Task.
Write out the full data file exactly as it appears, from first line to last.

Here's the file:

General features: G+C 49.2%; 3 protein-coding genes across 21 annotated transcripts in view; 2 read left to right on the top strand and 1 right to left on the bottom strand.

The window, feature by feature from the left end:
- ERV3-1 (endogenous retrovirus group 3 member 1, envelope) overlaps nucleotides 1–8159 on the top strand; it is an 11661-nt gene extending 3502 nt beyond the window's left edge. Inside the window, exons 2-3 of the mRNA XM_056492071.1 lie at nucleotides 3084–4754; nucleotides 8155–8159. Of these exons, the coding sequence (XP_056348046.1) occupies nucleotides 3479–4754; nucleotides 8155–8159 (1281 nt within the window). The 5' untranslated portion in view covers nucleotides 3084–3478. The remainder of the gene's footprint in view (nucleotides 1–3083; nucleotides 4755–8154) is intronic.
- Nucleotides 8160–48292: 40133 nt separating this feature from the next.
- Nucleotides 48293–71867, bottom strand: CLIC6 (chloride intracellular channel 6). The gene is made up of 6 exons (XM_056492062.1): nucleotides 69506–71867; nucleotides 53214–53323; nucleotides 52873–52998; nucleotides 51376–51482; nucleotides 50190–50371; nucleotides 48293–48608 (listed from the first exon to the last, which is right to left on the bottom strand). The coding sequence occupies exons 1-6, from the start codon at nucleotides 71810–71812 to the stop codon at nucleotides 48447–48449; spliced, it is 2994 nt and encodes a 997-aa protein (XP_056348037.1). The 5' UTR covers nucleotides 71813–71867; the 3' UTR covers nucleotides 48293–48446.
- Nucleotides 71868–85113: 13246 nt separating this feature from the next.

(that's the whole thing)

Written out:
General features: G+C 49.2%; 3 protein-coding genes across 21 annotated transcripts in view; 2 read left to right on the top strand and 1 right to left on the bottom strand.

The window, feature by feature from the left end:
- ERV3-1 (endogenous retrovirus group 3 member 1, envelope) overlaps nucleotides 1–8159 on the top strand; it is an 11661-nt gene extending 3502 nt beyond the window's left edge. Inside the window, exons 2-3 of the mRNA XM_056492071.1 lie at nucleotides 3084–4754; nucleotides 8155–8159. Of these exons, the coding sequence (XP_056348046.1) occupies nucleotides 3479–4754; nucleotides 8155–8159 (1281 nt within the window). The 5' untranslated portion in view covers nucleotides 3084–3478. The remainder of the gene's footprint in view (nucleotides 1–3083; nucleotides 4755–8154) is intronic.
- Nucleotides 8160–48292: 40133 nt separating this feature from the next.
- Nucleotides 48293–71867, bottom strand: CLIC6 (chloride intracellular channel 6). The gene is made up of 6 exons (XM_056492062.1): nucleotides 69506–71867; nucleotides 53214–53323; nucleotides 52873–52998; nucleotides 51376–51482; nucleotides 50190–50371; nucleotides 48293–48608 (listed from the first exon to the last, which is right to left on the bottom strand). The coding sequence occupies exons 1-6, from the start codon at nucleotides 71810–71812 to the stop codon at nucleotides 48447–48449; spliced, it is 2994 nt and encodes a 997-aa protein (XP_056348037.1). The 5' UTR covers nucleotides 71813–71867; the 3' UTR covers nucleotides 48293–48446.
- Nucleotides 71868–85113: 13246 nt separating this feature from the next.